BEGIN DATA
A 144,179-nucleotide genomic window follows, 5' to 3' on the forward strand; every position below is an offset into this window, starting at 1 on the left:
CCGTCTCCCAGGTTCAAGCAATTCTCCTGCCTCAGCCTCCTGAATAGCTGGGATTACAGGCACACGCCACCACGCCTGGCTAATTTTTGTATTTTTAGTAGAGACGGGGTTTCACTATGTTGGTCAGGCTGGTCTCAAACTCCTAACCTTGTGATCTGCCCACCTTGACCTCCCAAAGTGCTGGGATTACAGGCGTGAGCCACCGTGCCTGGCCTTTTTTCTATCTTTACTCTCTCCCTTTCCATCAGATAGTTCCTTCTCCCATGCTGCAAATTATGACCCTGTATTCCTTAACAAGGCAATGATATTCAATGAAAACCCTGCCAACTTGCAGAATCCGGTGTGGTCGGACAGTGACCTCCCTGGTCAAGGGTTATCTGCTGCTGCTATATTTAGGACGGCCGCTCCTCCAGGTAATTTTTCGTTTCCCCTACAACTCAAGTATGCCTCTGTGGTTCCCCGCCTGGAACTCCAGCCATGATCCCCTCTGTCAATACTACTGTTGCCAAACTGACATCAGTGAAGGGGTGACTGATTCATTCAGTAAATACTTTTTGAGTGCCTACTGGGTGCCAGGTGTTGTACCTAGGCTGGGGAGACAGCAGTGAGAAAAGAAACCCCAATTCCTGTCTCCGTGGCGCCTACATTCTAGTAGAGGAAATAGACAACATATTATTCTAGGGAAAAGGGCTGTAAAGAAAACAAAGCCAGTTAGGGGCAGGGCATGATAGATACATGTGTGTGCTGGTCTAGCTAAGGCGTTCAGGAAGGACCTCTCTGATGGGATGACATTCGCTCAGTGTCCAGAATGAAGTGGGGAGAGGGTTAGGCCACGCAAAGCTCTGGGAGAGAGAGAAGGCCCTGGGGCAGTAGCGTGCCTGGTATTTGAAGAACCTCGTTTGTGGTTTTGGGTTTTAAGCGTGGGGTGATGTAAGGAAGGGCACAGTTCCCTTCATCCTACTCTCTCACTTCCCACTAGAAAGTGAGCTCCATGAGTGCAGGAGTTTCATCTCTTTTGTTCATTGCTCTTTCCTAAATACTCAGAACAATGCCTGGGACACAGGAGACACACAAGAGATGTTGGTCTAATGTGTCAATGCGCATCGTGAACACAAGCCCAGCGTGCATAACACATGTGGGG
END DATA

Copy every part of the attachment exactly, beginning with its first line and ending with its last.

A 144,179-nucleotide genomic window follows, 5' to 3' on the forward strand; every position below is an offset into this window, starting at 1 on the left:
CCGTCTCCCAGGTTCAAGCAATTCTCCTGCCTCAGCCTCCTGAATAGCTGGGATTACAGGCACACGCCACCACGCCTGGCTAATTTTTGTATTTTTAGTAGAGACGGGGTTTCACTATGTTGGTCAGGCTGGTCTCAAACTCCTAACCTTGTGATCTGCCCACCTTGACCTCCCAAAGTGCTGGGATTACAGGCGTGAGCCACCGTGCCTGGCCTTTTTTCTATCTTTACTCTCTCCCTTTCCATCAGATAGTTCCTTCTCCCATGCTGCAAATTATGACCCTGTATTCCTTAACAAGGCAATGATATTCAATGAAAACCCTGCCAACTTGCAGAATCCGGTGTGGTCGGACAGTGACCTCCCTGGTCAAGGGTTATCTGCTGCTGCTATATTTAGGACGGCCGCTCCTCCAGGTAATTTTTCGTTTCCCCTACAACTCAAGTATGCCTCTGTGGTTCCCCGCCTGGAACTCCAGCCATGATCCCCTCTGTCAATACTACTGTTGCCAAACTGACATCAGTGAAGGGGTGACTGATTCATTCAGTAAATACTTTTTGAGTGCCTACTGGGTGCCAGGTGTTGTACCTAGGCTGGGGAGACAGCAGTGAGAAAAGAAACCCCAATTCCTGTCTCCGTGGCGCCTACATTCTAGTAGAGGAAATAGACAACATATTATTCTAGGGAAAAGGGCTGTAAAGAAAACAAAGCCAGTTAGGGGCAGGGCATGATAGATACATGTGTGTGCTGGTCTAGCTAAGGCGTTCAGGAAGGACCTCTCTGATGGGATGACATTCGCTCAGTGTCCAGAATGAAGTGGGGAGAGGGTTAGGCCACGCAAAGCTCTGGGAGAGAGAGAAGGCCCTGGGGCAGTAGCGTGCCTGGTATTTGAAGAACCTCGTTTGTGGTTTTGGGTTTTAAGCGTGGGGTGATGTAAGGAAGGGCACAGTTCCCTTCATCCTACTCTCTCACTTCCCACTAGAAAGTGAGCTCCATGAGTGCAGGAGTTTCATCTCTTTTGTTCATTGCTCTTTCCTAAATACTCAGAACAATGCCTGGGACACAGGAGACACACAAGAGATGTTGGTCTAATGTGTCAATGCGCATCGTGAACACAAGCCCAGCGTGCATAACACATGTGGGG